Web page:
Report on Ulawun (Papua New Guinea) — May 1990
Bulletin of the Global Volcanism Network, vol. 15, no. 5 (May 1990)
Managing Editor: Lindsay McClelland.
Ulawun (Papua New Guinea) Dry tilt suggests radial inflation
Please cite this report as:
Global Volcanism Program, 1990. Report on Ulawun (Papua New Guinea). In: McClelland, L (ed.), Bulletin of the Global Volcanism Network, 15:5. Smithsonian Institution. http://dx.doi.org/10.5479/si.GVP.BGVN199005-252120.
Papua New Guinea
5.05°S, 151.33°E; summit elev. 2334 m
All times are local (unless otherwise noted)
"Activity remained at a very low level, with the summit crater releasing white vapour in small to moderate amounts. Seismicity was limited to a few (<=10) very small low-frequency events/day. Aerial inspection 2-4 May showed no significant change in summit morphology.
"The ground deformation network (EDM and dry tilt) was reoccupied 2-4 May. Comparison of the latest EDM measurements with all previous data shows that there have been no significant EDM changes at Ulawun during the network's operation (since November 1985). On the other hand, comparison of the latest dry tilt measurements with the previous measurements (March 1989) indicates considerable changes at stations on the upper flanks. Radial inflationary tilts of 80 and 45 µrad were recorded at stations 1.1 and 2.3 km respectively from the summit."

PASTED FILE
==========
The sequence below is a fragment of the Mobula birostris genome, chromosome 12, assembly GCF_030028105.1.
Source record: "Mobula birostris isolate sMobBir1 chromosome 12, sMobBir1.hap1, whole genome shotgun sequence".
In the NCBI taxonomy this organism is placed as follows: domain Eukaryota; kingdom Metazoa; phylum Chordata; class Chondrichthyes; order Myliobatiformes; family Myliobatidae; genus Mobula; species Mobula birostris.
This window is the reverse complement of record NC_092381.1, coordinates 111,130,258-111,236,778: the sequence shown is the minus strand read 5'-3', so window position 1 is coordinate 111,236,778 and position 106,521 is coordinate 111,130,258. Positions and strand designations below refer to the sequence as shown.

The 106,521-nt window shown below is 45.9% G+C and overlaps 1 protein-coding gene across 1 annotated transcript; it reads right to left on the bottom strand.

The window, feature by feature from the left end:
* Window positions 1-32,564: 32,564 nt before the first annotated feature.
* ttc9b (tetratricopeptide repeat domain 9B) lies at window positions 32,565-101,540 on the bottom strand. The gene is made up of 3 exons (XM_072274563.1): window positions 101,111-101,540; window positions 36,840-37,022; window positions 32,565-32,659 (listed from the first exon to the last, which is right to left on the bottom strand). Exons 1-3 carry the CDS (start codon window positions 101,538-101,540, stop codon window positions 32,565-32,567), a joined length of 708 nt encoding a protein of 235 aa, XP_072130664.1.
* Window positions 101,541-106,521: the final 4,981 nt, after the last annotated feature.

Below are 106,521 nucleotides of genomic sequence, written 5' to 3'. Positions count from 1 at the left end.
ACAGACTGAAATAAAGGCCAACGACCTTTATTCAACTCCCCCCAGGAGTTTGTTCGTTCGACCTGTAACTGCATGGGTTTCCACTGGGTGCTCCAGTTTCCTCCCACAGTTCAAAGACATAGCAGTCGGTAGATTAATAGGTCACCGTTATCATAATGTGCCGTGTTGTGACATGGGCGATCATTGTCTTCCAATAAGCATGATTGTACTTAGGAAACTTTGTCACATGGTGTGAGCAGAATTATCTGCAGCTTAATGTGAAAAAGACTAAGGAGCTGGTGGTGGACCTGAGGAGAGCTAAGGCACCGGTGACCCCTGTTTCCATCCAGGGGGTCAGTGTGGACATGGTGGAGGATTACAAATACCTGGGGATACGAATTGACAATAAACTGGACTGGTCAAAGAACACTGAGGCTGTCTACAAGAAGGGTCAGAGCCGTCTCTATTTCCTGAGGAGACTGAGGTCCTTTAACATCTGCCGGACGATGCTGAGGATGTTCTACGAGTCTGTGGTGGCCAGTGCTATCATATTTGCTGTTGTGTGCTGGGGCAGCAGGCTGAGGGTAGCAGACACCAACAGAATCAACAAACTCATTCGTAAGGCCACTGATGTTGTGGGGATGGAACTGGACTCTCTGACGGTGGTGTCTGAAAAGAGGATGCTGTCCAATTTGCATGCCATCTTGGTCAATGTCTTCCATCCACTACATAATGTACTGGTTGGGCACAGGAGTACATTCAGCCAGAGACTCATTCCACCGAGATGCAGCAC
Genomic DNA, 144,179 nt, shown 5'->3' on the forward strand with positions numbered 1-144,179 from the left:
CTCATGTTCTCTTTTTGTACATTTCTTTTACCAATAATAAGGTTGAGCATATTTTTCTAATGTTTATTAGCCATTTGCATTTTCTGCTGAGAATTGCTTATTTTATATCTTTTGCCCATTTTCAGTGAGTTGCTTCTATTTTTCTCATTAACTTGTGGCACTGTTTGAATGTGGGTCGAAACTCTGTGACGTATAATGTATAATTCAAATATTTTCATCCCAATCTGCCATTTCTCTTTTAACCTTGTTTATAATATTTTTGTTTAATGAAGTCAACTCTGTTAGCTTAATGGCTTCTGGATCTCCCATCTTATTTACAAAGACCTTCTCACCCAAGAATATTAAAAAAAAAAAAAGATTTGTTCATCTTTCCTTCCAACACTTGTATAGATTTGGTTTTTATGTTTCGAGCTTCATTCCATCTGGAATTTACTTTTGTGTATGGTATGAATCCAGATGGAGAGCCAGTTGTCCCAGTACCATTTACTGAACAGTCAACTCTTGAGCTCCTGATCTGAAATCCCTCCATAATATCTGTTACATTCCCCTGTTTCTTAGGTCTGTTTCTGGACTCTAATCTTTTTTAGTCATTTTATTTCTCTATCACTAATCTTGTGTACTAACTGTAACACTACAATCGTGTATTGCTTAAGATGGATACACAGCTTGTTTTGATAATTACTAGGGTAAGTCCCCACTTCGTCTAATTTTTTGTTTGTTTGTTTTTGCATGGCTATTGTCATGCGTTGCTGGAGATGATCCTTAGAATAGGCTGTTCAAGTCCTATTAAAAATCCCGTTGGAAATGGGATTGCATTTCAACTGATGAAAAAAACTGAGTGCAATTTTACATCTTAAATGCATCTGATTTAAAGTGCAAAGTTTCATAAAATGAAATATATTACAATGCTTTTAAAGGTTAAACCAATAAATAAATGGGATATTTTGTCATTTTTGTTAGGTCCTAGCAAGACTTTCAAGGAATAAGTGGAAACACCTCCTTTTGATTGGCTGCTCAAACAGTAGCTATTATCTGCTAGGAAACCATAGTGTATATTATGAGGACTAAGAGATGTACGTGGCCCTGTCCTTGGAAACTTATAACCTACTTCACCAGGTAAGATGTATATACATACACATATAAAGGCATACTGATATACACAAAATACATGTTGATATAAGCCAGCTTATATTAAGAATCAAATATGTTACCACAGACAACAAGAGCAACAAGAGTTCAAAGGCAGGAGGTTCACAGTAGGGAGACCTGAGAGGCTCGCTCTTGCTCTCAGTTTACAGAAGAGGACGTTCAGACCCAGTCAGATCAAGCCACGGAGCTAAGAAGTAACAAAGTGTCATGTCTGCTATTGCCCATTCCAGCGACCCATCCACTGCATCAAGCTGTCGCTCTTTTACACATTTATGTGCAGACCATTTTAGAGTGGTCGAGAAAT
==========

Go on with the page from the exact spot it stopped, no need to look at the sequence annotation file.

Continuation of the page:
Geologic Background. The symmetrical basaltic-to-andesitic Ulawun stratovolcano is the highest volcano of the Bismarck arc, and one of Papua New Guinea's most frequently active. Ulawun volcano, also known as the Father, rises above the north coast of the island of New Britain across a low saddle NE of Bamus volcano, the South Son. The upper 1000 m of the 2334-m-high Ulawun volcano is unvegetated. A prominent E-W-trending escarpment on the south may be the result of large-scale slumping. Satellitic cones occupy the NW and eastern flanks. A steep-walled valley cuts the NW side of Ulawun volcano, and a flank lava-flow complex lies to the south of this valley. Historical eruptions date back to the beginning of the 18th century. Twentieth-century eruptions were mildly explosive until 1967, but after 1970 several larger eruptions produced lava flows and basaltic pyroclastic flows, greatly modifying the summit crater.
Information Contacts: P. de Saint-Ours, and C. McKee, RVO.